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Most people don't reach for a shoulder exercise that's actually good for the shoulder until they have a shoulder injury. That's partly because the shoulder is overlooked in terms of 'vanity muscles,' and partly because it's misunderstood anatomically.
A reasonably flexible person can touch the back of his own head with the back of his hand; if our shoulders were built like our hip joints we wouldn't have the fine motor control we do. As a result of this, though, the shoulder is inherently unstable.
Many neck and back problems are really shoulder problems, at least in part.
When we add in the postural problems many of us develop and the injuries we pick up in throwing sports, especially, it's no surprise that injuries involving or originating in the shoulder are so common.
Yet, the exercises that are designed to 'rehab' the shoulder are often ineffective.
There are two major problems with traditional rotator cuff exercises for rehabbing shoulders: they do the wrong thing and they do it badly.
Your rotator cuff is meant to modulate the rotation of your humerus in the glenoid joint; it's meant to reduce movement, for the most part (supraspinatus does do the first few degrees of abduction, yes, but for the most part...).
And traditional rotator cuff exercises don't even produce the results they're supposed to for most people.
They're geared towards people recovering from major traumatic injuries or surgeries, and they work there, but for most of us, we don't have major traumatic injuries; we have complex ongoing overuse, misuse and postural injuries. Again, it's the wrong answer.
So what's the right answer? Well, it isn't to just keep banging away at what you're already doing and hope your arm doesn't fall off.
What's needed is a functional exercise that teaches the shoulder to both move well (mobility) and stay put (stability) at the same time.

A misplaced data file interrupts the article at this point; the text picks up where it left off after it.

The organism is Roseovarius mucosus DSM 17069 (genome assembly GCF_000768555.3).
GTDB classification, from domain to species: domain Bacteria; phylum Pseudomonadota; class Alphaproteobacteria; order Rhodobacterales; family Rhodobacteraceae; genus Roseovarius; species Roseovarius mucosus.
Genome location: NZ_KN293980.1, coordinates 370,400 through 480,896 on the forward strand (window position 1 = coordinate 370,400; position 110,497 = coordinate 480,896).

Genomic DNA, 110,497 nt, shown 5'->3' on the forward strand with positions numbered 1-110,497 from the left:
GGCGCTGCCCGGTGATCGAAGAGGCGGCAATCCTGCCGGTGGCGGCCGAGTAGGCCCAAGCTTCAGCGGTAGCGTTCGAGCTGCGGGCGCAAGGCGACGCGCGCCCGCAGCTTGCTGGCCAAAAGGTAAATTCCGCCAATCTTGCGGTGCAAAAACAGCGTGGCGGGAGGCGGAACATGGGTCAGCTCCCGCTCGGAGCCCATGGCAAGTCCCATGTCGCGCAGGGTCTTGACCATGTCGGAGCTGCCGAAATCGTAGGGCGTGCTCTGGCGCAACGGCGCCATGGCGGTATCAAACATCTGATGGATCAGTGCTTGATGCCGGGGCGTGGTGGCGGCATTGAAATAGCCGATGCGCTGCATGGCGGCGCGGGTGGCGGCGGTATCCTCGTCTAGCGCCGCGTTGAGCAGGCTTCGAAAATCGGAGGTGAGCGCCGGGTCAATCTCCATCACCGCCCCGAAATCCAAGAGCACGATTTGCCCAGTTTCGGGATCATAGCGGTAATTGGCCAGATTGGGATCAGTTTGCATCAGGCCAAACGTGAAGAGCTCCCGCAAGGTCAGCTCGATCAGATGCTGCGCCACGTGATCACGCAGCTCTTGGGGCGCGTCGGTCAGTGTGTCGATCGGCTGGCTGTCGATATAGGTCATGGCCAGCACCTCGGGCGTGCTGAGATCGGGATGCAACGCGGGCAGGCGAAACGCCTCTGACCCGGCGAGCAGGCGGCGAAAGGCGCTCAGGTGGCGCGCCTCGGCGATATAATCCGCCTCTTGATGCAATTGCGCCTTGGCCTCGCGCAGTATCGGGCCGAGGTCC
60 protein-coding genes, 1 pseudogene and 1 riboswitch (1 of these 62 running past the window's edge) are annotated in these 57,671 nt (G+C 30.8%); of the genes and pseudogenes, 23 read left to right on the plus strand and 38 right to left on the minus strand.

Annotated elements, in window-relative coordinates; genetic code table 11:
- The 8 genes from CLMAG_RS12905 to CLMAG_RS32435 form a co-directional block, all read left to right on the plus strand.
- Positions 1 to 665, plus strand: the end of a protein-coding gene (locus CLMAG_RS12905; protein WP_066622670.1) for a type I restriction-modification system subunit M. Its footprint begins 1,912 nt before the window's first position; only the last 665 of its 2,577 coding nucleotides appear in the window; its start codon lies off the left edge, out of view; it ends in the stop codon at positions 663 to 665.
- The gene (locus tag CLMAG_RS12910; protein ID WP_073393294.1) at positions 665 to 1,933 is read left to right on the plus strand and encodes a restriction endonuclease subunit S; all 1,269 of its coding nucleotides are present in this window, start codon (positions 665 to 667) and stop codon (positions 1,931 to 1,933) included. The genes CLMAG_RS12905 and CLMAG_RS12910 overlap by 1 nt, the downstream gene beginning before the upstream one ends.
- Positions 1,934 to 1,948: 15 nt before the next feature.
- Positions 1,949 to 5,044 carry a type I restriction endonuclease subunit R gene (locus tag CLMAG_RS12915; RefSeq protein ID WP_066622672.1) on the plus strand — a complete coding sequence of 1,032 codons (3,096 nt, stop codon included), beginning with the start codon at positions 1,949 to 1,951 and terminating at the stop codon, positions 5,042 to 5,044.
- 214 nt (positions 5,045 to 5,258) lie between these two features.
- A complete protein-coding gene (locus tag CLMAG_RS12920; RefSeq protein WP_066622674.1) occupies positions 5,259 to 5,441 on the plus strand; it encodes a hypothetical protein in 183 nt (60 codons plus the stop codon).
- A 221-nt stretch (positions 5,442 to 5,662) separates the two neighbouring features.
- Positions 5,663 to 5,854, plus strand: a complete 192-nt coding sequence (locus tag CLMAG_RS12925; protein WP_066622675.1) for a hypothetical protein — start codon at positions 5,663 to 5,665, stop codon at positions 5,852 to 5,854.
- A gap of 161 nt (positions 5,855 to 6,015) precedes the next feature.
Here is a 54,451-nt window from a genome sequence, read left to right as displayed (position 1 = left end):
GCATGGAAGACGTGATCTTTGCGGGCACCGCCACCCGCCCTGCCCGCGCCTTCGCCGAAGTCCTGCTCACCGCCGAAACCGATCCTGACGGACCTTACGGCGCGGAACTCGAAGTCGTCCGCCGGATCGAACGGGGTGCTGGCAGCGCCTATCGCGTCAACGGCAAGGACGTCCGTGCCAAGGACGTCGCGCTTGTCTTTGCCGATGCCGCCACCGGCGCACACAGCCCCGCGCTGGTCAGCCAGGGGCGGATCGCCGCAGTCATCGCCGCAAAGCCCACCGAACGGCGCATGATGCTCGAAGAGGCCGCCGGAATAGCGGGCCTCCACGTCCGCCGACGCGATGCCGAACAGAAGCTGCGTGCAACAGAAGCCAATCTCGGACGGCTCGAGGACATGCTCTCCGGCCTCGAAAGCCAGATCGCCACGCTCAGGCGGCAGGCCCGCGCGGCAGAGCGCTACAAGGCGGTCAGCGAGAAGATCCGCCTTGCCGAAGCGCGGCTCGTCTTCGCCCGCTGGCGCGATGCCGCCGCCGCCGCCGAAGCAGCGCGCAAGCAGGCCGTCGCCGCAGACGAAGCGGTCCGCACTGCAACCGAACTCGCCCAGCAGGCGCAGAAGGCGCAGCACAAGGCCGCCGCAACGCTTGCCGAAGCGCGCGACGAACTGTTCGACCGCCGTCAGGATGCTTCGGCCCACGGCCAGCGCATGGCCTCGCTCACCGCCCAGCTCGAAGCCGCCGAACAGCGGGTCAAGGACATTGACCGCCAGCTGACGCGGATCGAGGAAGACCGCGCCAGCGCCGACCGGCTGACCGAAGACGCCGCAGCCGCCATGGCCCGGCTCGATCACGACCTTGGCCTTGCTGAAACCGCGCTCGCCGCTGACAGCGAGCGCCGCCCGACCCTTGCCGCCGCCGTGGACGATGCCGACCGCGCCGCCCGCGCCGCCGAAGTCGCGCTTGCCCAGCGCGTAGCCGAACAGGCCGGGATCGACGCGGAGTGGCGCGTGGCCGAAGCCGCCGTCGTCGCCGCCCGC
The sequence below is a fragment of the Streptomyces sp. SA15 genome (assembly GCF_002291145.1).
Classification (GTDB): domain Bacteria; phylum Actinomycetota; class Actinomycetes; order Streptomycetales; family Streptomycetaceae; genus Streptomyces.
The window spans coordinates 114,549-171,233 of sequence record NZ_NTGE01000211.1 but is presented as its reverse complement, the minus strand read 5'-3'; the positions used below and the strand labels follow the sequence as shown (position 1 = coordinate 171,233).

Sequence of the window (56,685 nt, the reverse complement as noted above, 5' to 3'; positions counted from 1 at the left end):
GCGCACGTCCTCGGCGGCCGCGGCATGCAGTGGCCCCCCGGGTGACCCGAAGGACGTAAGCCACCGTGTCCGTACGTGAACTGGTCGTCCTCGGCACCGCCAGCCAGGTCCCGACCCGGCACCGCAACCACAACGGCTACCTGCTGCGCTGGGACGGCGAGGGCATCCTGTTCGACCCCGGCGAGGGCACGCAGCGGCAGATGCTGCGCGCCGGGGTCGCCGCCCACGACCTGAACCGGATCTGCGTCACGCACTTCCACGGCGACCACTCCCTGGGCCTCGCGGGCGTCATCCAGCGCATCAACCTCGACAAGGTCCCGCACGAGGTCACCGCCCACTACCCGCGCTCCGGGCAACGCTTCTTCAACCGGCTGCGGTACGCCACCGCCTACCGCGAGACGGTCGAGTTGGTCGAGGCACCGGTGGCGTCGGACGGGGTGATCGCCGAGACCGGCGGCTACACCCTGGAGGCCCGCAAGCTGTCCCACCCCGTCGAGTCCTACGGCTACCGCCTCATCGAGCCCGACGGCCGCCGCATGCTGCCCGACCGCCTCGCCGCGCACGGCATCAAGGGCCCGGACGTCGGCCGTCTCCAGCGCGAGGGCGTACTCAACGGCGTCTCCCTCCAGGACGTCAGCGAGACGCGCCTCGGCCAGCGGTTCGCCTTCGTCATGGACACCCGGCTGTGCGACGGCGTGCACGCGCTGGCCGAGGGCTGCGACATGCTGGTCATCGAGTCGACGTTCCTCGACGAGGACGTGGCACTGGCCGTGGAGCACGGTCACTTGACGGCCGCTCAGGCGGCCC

Outside the subject of this article, exercises that fit the bill are deadlifts, swings and pull-ups, all of which have reduced shoulder pain in people I've trained with; if you're strong enough, muscle-ups can be a big help too. But if your shoulder is really playing up, maybe you need some TGUs in your diet.
What we're interested in here, though, is the way a Get-Up forces the shoulder to stay both stable and mobile.
A Get-Up will take you from a lying position with your arm extended overhead to a standing position with your arm extended overhead. You won't bend your arm all the way through the movement. So your shoulder will have to remain solid and stable while also accommodating movement, under a load.
That's perfect for improving shoulder function, but the real kicker is what's happening with the other shoulder.
You'll be using your non-weight-bearing arm to drive part of the movement, meaning that you're stretching out your shoulder girdle as you build strength there and more importantly, you're learning to create contraction right through to the floor. There's nothing quite like it for building or rebuilding shoulders.
How do you do a Turkish Get-Up?
Get-Ups happen in stages. Walk through them without a weight first, using this article as a guide, and when you do start using a weight, start with a small one. Pick up one that seems too small, put it down and pick up another, smaller one. Seriously, doing a move like this with a heavy weight is a great way to get a new injury to go with your old ones. Build up to heavier weights slowly; you can do Get-Ups with significantly heavy weights but I wouldn't recommend starting there.